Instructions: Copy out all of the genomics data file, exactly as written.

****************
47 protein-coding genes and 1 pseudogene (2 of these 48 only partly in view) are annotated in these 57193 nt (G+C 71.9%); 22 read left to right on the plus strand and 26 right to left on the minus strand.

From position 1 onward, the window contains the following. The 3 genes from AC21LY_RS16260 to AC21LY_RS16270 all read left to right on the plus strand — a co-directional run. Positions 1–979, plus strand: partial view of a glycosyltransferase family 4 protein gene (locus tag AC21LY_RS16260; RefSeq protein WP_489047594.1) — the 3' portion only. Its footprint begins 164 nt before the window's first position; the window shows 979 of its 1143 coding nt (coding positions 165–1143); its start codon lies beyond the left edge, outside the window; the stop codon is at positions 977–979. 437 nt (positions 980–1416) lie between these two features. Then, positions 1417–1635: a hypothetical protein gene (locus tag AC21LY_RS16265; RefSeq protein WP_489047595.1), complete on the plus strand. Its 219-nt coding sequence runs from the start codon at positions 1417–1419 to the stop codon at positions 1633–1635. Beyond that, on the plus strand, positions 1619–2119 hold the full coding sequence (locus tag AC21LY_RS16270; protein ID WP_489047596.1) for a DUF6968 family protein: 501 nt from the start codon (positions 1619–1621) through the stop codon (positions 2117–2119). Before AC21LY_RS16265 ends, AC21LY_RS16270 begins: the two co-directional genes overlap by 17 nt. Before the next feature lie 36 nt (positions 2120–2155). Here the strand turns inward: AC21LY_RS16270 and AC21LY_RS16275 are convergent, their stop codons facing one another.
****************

47 protein-coding genes and 1 pseudogene (2 of these 48 only partly in view) are annotated in these 57193 nt (G+C 71.9%); 22 read left to right on the plus strand and 26 right to left on the minus strand.

From position 1 onward, the window contains the following. The 3 genes from AC21LY_RS16260 to AC21LY_RS16270 all read left to right on the plus strand — a co-directional run. Positions 1–979, plus strand: partial view of a glycosyltransferase family 4 protein gene (locus tag AC21LY_RS16260; RefSeq protein WP_489047594.1) — the 3' portion only. Its footprint begins 164 nt before the window's first position; the window shows 979 of its 1143 coding nt (coding positions 165–1143); its start codon lies beyond the left edge, outside the window; the stop codon is at positions 977–979. 437 nt (positions 980–1416) lie between these two features. Then, positions 1417–1635: a hypothetical protein gene (locus tag AC21LY_RS16265; RefSeq protein WP_489047595.1), complete on the plus strand. Its 219-nt coding sequence runs from the start codon at positions 1417–1419 to the stop codon at positions 1633–1635. Beyond that, on the plus strand, positions 1619–2119 hold the full coding sequence (locus tag AC21LY_RS16270; protein ID WP_489047596.1) for a DUF6968 family protein: 501 nt from the start codon (positions 1619–1621) through the stop codon (positions 2117–2119). Before AC21LY_RS16265 ends, AC21LY_RS16270 begins: the two co-directional genes overlap by 17 nt. Before the next feature lie 36 nt (positions 2120–2155). Here the strand turns inward: AC21LY_RS16270 and AC21LY_RS16275 are convergent, their stop codons facing one another.